Thursday, April 19, 2012

ADDitions to Teaching, Parenting, Learning and Caring

ADDitions to Teaching, Parenting, Learning and Caring.

What if we took some of Albert Einstein's words to heart and as more than a cool quote or a greeting card: Specifically I am referring to his having allegedly said that it was not so much that he was he was so brilliant per se, but more importantly he possessed a fierce combination of curiosity and a passion. In fact, those who invent, who thrive intellectually and often, in work and play, have a persistent curiosity; they are inspired and they are motivated.

I learned of my own ADD only in 2006, which made more sense of my quest to understand, keen capacity for intuition and empathy, as well as a fair dose of oppositionalism and sensitivity to rejection as well. It was also a turning point as I found respect for my own non-linear and at times dancing mind, my own styles of discovering.

Our being tuned on to discover and to collaborate and to learn and to invent, is seriously compromised by both the uber distracting cultural influences and by quickly changing standards and an often cruelly competitive bent. The standards come and go so quickly, one can hardly keep up and many of us don't -- we numb ourselves to the likes of our ADD friends or selves, we rush into the one focus or cause only, losing track of the connection that may be a buzzword but often stays in that status.

We are inundated by the voices telling us to just do it, by positive psychology saying that puff! if we change our attitudes we can change our conditions, and with our politicians telling many of us that if we are poor and suffering, there must be something wrong with us. We have a host of mental health practitioners claiming to "know" as they get clients hooked on mantras that deny their insides and outer realities.

People with ADD are known for being oppositional but frequently (and I suggest is the case with the rest of us too) there is perfectionism lurking around the corner -- from parents and teachers -- and from within. Procrastination can be a side effect of distraction and dizziness but it can also defend against a perfectionism that can be brutal, depleting and discouraging even of the motivation to try. Without a sense of possible exit or better outcome, hope goes away.

An approach especially effective in teaching and parenting ADD kids, is to help them accept and even embrace mistakes as inevitable to real learning. We have to be wrong, and the likelihood of being right is only temporary, as odds are we will get new information or new perceptions that will help us see our mistakes. Now, that is if we allow ourselves to see mistakes, to grow from them and to sometimes apologize for them.

If we instead learn that to blame others is the national sport of our time, under the banner of shouting that we should never as a nation apologize for our country's flaws, or seek to shift our way of considering problems, we will be in a bind typical to those who have ADD and are stuck in a defensive grandiosity.

One of the things I have found most helpful in my own practice with children and families, is to help harness the very oppositionalism we usually see as a hindrance. Recently in talking with a sixteen year old boy and his mom, I hypothetically suggested he help me on a piece about what was wrong with the curriculum at his own school. He jumped up from his position of reclining -- nothing to do with Passover, my last piece -- and said, "Here it is, it's not that I can't write or even don't like it. I just hate to be forced and I hate when the topic makes no sense."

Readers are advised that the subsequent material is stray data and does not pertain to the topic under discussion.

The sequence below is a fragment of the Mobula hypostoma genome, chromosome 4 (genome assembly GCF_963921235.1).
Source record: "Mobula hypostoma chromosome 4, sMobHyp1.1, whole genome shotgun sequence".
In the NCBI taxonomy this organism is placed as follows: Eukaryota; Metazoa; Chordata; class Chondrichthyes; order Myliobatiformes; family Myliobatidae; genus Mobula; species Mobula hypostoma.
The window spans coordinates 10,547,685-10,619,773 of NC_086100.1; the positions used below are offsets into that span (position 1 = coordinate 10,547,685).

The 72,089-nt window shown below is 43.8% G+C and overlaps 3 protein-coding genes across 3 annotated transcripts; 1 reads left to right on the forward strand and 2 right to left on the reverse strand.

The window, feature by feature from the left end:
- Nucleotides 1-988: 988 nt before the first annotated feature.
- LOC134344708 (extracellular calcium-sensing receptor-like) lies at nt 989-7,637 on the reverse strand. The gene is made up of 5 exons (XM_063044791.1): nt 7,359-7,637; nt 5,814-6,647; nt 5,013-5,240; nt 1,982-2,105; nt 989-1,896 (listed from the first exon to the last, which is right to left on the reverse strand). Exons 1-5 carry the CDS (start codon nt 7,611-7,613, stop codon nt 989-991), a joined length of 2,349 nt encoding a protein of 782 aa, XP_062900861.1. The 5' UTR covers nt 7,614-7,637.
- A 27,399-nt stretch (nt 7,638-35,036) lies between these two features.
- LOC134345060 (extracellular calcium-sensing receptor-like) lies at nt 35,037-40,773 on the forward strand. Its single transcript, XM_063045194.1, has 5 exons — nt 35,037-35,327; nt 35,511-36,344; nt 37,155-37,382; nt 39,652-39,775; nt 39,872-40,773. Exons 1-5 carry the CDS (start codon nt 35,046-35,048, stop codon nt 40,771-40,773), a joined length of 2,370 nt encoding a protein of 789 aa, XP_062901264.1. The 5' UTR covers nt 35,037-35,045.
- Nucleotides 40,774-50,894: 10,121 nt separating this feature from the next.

Apropos of religion, only because my own ADD mind shifting to the late mythologist Joseph Campbell who said that religions needed to be relevant if they were to serve real people's needs, it appears the same is true for education and in parenting. We aren't educating about parenting in a vacuum but in a context of real and diverse (temperamentally and otherwise) particular needs. When allowed and welcomed, our children can challenge not our rationale and our approach. Yes they can con us -- sometimes. However, do we dare give them credit for their ADDitions (pun intended), and seek out their opinions and collaboration?

Recently I met with a family, parents and a 9 year old girl talking about the pointlessness of homework. Her mother suggested they google studies on the subject later, and the dad loved it ... The girl looked shocked: were they really going to listen, and look up her complaint? We agreed to try ways of working with the teacher to make it more interesting.

We have millions of children languishing, some with ADD, some because they are in overcrowded chaotic, understaffed, underfunded schools, and some closeted in their perfectionism, procrastination, and behaviors of self-defeat. We find over and again that when kids are pulled into creative ways of learning where they can be heard and seen, the motivation becomes amazingly higher.

Of course, if we dare involve our kids, ADD and not, poor and not, we are in for a great many surprises. We will have critical thinkers who are only sometimes irrational and grandiose. Some of the time they will hit the bulls eye with their questions, and their suggestions, and we will need guidance and patience to adjust to a deeper sense of mutuality. If we teach our kids that questions are as important as answers, we will need help adapting, waking up from our own distraction. However, with a little bit of shifting and practice, we might "get" it, hopefully feeling more motivated and better able to give support in turn, to neighbors (figuratively and literally) in need.


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